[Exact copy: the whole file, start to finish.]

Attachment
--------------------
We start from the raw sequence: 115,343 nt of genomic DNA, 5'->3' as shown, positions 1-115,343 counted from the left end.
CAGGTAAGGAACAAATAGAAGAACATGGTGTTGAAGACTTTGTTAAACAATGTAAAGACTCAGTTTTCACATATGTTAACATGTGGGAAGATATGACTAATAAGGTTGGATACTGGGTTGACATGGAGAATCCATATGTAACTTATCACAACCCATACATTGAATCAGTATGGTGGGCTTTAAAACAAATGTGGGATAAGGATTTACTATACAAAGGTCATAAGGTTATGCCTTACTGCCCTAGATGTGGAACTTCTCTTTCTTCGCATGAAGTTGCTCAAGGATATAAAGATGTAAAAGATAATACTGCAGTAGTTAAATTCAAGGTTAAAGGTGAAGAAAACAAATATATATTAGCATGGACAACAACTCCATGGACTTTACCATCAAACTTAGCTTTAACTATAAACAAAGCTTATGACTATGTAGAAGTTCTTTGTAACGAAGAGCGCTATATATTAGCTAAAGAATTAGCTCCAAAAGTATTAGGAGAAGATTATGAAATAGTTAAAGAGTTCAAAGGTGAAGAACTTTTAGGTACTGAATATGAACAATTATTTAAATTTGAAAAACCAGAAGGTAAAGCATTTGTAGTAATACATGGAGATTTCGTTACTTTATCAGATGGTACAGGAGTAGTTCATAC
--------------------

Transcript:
We start from the raw sequence: 115,343 nt of genomic DNA, 5'->3' as shown, positions 1-115,343 counted from the left end.
CAGGTAAGGAACAAATAGAAGAACATGGTGTTGAAGACTTTGTTAAACAATGTAAAGACTCAGTTTTCACATATGTTAACATGTGGGAAGATATGACTAATAAGGTTGGATACTGGGTTGACATGGAGAATCCATATGTAACTTATCACAACCCATACATTGAATCAGTATGGTGGGCTTTAAAACAAATGTGGGATAAGGATTTACTATACAAAGGTCATAAGGTTATGCCTTACTGCCCTAGATGTGGAACTTCTCTTTCTTCGCATGAAGTTGCTCAAGGATATAAAGATGTAAAAGATAATACTGCAGTAGTTAAATTCAAGGTTAAAGGTGAAGAAAACAAATATATATTAGCATGGACAACAACTCCATGGACTTTACCATCAAACTTAGCTTTAACTATAAACAAAGCTTATGACTATGTAGAAGTTCTTTGTAACGAAGAGCGCTATATATTAGCTAAAGAATTAGCTCCAAAAGTATTAGGAGAAGATTATGAAATAGTTAAAGAGTTCAAAGGTGAAGAACTTTTAGGTACTGAATATGAACAATTATTTAAATTTGAAAAACCAGAAGGTAAAGCATTTGTAGTAATACATGGAGATTTCGTTACTTTATCAGATGGTACAGGAGTAGTTCATAC